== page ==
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With Bruce out, it’s time for Reds to sell

The situation hardly seemed rosy a week ago. While the standings said the NL Central title was still very much in reach, the Reds mostly sported a lineup with just two above average regulars and a rotation that seemed to be fading quickly after such a promising start. Trades for outfielders or a third baseman were considered, but nothing ever materialized. It looked like the only way the offense was going to become formidable was if Jay Bruce started fulfilling his potential and Edwin Encarnacion returned to previous form after coming back from the DL.

Well, Encarnacion is back now, but Bruce is done for 6-8 weeks after fracturing his wrist in the outfield. Odds are that he’ll return for the final month and maybe a little more, but as poorly as he had been playing with a healthy wrist, it’s doubtful that he’ll emerge as a force prior to 2010.

The Reds might be able to survive if the pitching were still coming through in a big way, but there are few encouraging signs. Aaron Harang was 5-4 with a 3.36 ERA in May 25. He’s 5-9 with a 4.18 ERA now. Johnny Cueto, one of the NL’s top three or four pitchers for the first three months, has struggled in four of his last five appearances, taking his ERA from 2.17 to 3.62. Bronson Arroyo was lit up in three straight outings before shutting out Triple-A Norfolk last time out. There’s still no telling when Edinson Volquez will return from his elbow problems, and Micah Owings is probably the team’s best option to play right field in place of Bruce.

Selling is the best answer. None of the team’s veterans are going to be bargains in upcoming seasons, and there are no stars that would be impossible to replace in free agency. If the Reds have the chance to dump Arroyo’s contract, they should take it. He’ll make $11 million in 2010 and $11 million-$13 million if his 2011 option is picked up ($2 million if not). David Weathers, Arthur Rhodes, Ramon Hernandez and Jonny Gomes could bring in prospects. Perhaps Jerry Hairston Jr. as well, if teams particularly value his versatility.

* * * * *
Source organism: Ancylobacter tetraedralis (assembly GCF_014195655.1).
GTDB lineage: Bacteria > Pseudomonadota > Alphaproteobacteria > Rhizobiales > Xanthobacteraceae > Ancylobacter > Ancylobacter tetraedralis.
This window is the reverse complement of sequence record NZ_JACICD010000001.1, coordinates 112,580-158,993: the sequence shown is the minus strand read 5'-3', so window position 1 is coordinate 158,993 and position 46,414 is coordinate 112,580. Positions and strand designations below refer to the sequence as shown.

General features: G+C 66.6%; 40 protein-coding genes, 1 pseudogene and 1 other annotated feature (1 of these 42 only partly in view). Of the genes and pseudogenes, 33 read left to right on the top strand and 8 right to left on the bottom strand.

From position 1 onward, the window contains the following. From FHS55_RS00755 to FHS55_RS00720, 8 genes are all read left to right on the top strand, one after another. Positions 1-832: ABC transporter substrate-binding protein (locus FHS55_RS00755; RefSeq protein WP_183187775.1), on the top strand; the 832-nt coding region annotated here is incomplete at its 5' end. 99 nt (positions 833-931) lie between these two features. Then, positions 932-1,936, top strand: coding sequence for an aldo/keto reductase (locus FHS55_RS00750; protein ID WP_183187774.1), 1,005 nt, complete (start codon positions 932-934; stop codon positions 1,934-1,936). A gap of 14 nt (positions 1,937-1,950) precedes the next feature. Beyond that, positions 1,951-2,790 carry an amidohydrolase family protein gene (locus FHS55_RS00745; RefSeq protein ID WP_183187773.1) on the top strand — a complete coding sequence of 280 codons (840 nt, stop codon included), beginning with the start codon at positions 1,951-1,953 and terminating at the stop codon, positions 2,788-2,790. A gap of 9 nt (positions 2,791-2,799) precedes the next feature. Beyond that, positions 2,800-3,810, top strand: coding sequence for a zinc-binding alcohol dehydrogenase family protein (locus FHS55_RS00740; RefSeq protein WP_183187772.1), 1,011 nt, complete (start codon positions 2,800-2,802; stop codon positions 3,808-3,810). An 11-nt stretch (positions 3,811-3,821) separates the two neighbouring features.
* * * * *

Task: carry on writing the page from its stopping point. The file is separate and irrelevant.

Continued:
Harang is probably the best trade chip, even if the midst of a second disappointing season. His K/BB ratio remains quite strong, and while he’s always going to give up homers, his .294 average against this year seems pretty fluky. He’s not cheap, as he’s guaranteed $12.5 million in 2010 and has a $12.75 million club option for 2011 with a $2 million buyout. However, that is the going rate for above average innings-eaters. Ideally, the Reds could get a young shortstop for him. The Angels seem like a pretty good match with Brandon Wood.

The Reds may well hurt their chances in 2010 by moving Harang and others, but they could potentially have as much money to spend in free agency as any club in the NL. Cueto and Volquez still look like potential top-of-the rotation starters, and those two combine with Bruce and Joey Votto to form one of the game’s most talented cores. If Harang and Arroyo were moved, Francisco Cordero, who has a no-trade clause through the end of the year, would be the team’s only player making more than $7 million. They’ll have a ton of flexibility, leaving them with little need to settle for more Hairstons, Taverases and Lincolns when they go shopping this winter. The future still looks pretty bright.